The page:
We had a two hour break where basically all I managed to do was eat some lunch. I’d forgotten how exhausting it is to go back into education when you’ve had a significant break, how exhausting university can be in general (especially when you’re dealing with issues like anxiety, for example), and how exhausting it is to study/work in an entirely new format. I’ve used Zoom and FaceTime and so on to socialise but I haven’t used it in this context before and it definitely felt like new territory. So I watched some TV and made sure I had a track ready to play in the Workshop.
The Workshop was much more of a challenge than the lecture. This was the onsite class but as I’ve already discussed, I’ve opted to do the whole module online. I felt that feeling safe and being safe was worth a little added difficulty in class. But it was a lot of added difficulty. I was one of two online students – and the other will usually be onsite – and I just felt very removed from the class. The position of the camera meant I couldn’t see any of my classmates and I couldn’t really hear what they were saying or the songs they were playing. That made it very hard to engage as part of the group and anyway, my only way to do that was to type into the chat box that showed up on the tutor’s laptop. Not exactly a great system in group discussions. I spoke to my tutor about the problems and made a note to speak to my student support person. It did make the class a struggle but hopefully, with some feedback, the situation will get better.
I don’t really know what I expected it to feel like. There had been so much administrative drama beforehand that I hadn’t really thought beyond the actual day ‘at’ university. But then it was over and I felt restless, anxious, and depressed. I don’t know what I expected it to feel like (or what I would’ve expected if I’d thought about it) but I’m pretty sure it wasn’t that. So that was a bit upsetting.
Given that my lectures finished at three, I’d planned to log out of uni and get on with stuff: work on some blog posts, write in my diary, or even work on my songwriting assignment for the week. But I was so exhausted and so drained that I couldn’t concentrate on anything – staying awake took all the energy I had. I know I watched a Harry Potter movie (they’ve always been comfortable and familiar background noise) but I don’t really remember watching any of it. I made several attempts at blog writing but suddenly it was the evening and I hadn’t really done anything. I know that going back to uni and going to classes, even undemanding ones, is a big deal and that we shouldn’t base our self worth on our productivity but I felt really frustrated that I hadn’t managed to do anything. I feel like I have so much to do all the time – too much to do – and it just feels impossible to keep up. It’s exhausting, mentally and emotionally.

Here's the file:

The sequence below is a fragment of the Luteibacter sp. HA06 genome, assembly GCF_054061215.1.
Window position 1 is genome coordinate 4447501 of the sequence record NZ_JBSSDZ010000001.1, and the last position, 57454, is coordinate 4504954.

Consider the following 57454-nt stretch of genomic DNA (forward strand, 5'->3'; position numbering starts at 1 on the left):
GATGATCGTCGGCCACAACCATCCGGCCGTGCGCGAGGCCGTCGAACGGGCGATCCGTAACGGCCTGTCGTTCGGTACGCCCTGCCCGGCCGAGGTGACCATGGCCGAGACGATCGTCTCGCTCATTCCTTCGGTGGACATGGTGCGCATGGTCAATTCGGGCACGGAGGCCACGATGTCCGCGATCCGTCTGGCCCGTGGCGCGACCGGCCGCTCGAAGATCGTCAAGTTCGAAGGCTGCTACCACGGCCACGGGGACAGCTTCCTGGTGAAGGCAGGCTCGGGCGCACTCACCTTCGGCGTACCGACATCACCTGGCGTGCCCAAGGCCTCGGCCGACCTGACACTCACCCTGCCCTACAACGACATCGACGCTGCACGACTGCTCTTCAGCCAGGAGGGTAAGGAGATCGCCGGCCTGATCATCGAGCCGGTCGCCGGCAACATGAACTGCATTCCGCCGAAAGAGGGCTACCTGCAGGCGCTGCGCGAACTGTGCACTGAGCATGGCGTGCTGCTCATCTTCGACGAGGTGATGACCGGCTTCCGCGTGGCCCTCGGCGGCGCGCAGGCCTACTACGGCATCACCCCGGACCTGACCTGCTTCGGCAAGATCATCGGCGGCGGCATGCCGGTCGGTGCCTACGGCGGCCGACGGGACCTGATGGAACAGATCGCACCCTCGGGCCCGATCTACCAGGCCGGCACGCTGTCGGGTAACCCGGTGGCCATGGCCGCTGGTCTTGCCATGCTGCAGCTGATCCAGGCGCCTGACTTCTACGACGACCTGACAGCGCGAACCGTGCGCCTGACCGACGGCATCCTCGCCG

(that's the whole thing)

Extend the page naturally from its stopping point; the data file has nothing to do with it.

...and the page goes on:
In the end, I just went to bed early but, of course, I couldn’t sleep. After a while, I was getting so frustrated that I got up for a bit and tried out Dare Me on Netflix. I watched a couple of episodes and although it felt pretty exaggerated and over the top, I found the characters and their motivations interesting and I found it visually appealing: the styling, the settings, the colouring. I don’t know if I’ll keep watching but it helped distract me from everything and eventually I was able to get to sleep.
First day back at university since late March: attempting to navigate online classes, trying to remember how to talk to people rather than cats, and desperately hoping not to make an idiot of myself on camera. (x)
After such a disturbed night, I really, really struggled to get up. I just wanted to sleep all day. But eventually I dragged myself out of bed, got ready, and managed to eat something just in time for my Zoom session with Richard at eleven thirty.
Despite only officially receiving the first assignment the day before, the goal of the session was to work on this first song: a song with a modulation (a key change, for those of you unfamiliar with music theory) and the title ‘Little Pieces.’ I had, in fact, already written a song for this brief. I’ve been speaking to one of my tutors on and off over the summer to make sure I was as prepared as I could be for the module (hence my music theory lessons), especially considering how nervous I was about it and at one point, he mentioned what the first assignment was going to be. Knowing that I really struggle with modulations, I spent some time experimenting with them in various songs, in different moments of songs. And then recently, a concept matching the ‘Little Pieces’ idea popped into my head and I had to write it down before it disappeared. I tried out multiple possibilities for a key change and finally landed on one that felt like it matched the song rather than feeling like it had been shoe-horned in. Since the homework hadn’t been assigned yet, I didn’t do any more – I just emptied the ideas out of my head.